Everyone approaches the home buying process differently. But the differences are more pronounced between the sexes. In fact, a new study, by Country Wide Home Loans, found that men and women are on opposite ends of the spectrum when it comes to how much time they put into finding a new home.
The nationwide survey of 219 adults, who own their homes, found that 43 percent of women surveyed spend less time shopping for their new home. Conversely, 23 percent of men spend too much time searching for homes.
But, even though men and women approach this sale differently, they have the same goals when it comes to improving how they go about the process.
Those surveyed said they would improve the following when buying their next home:
-25 percent would save more money for a down payment and closing costs.
-25 percent would try to learn more about the home-buying process before they begin negotiations.
-22 percent would purchase a new house instead of an older home.
-21 percent would buy a home in a different neighborhood.
Countrywide recommends that men and women weigh their options and understand the pros and cons of their purchase.
"For people who are thinking of buying their first home I offer two pieces of advice," says Doug Perry, senior vice president of Countrywide, in a press release. "First, ask yourself if you are ready for the responsibilities of homeownership. Then, if the answer is yes, meet with a lender -- to answer all questions you have."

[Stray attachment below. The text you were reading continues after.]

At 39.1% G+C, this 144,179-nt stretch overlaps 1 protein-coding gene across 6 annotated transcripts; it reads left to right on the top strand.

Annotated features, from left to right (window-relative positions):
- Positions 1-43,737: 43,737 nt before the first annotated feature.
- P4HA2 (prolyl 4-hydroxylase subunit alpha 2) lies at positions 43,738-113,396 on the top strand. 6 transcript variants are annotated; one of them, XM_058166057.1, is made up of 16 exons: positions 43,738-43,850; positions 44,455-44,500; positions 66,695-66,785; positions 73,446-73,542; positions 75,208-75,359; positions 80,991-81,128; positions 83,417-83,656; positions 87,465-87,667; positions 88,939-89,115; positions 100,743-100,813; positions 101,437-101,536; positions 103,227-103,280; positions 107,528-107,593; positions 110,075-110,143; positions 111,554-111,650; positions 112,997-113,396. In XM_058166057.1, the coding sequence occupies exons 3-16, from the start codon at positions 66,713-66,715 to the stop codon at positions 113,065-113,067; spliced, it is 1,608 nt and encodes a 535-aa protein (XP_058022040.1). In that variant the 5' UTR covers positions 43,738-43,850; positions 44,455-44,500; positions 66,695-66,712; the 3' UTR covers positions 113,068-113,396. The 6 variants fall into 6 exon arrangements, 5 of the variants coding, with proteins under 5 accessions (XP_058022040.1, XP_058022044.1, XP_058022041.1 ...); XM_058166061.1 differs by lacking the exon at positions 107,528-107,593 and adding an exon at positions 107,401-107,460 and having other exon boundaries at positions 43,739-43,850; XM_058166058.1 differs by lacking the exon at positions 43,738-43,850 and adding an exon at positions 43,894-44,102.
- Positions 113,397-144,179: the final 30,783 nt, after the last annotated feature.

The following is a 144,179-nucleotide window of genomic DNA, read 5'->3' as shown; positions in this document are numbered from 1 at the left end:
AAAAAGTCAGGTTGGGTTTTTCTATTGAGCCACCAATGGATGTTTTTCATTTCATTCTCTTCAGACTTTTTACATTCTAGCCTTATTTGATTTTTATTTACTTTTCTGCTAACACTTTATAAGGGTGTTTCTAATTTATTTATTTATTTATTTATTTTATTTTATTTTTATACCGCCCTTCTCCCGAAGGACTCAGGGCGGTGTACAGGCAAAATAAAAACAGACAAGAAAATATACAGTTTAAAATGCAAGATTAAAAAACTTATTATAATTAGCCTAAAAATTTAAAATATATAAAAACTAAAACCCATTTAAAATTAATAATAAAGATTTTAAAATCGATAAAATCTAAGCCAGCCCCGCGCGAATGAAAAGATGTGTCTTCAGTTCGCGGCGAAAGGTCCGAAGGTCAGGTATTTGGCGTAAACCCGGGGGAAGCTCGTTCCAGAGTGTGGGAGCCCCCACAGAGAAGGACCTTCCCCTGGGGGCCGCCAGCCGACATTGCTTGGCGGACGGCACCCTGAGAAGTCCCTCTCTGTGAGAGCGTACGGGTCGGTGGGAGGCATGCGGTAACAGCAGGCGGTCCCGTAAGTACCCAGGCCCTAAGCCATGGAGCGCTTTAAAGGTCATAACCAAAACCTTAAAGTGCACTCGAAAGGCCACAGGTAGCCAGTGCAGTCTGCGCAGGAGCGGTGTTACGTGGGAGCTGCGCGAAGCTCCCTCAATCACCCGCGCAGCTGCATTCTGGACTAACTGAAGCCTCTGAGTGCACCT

Here are three additional things homebuyers should consider:
1.) How much can you afford? Proper planning and discipline will make your dream of owning a home a reality; and set a realistic price range for your home.
2.) Describe your desires. Once you have a good idea of how much you can afford, prioritize the most important home features -- cabinetry, flooring, etc.
Now that you know how much you can afford and what you want, it's time to go shopping. Ask a lender to help you find a REALTOR® that will link you to services that will help you evaluate the neighborhood, city and schools.
3.) Know your credit history. Meet with a reputable mortgage lender to understand your credit score; work on any credit challenges, and know how much house you can afford.
Article courtesy of military.com.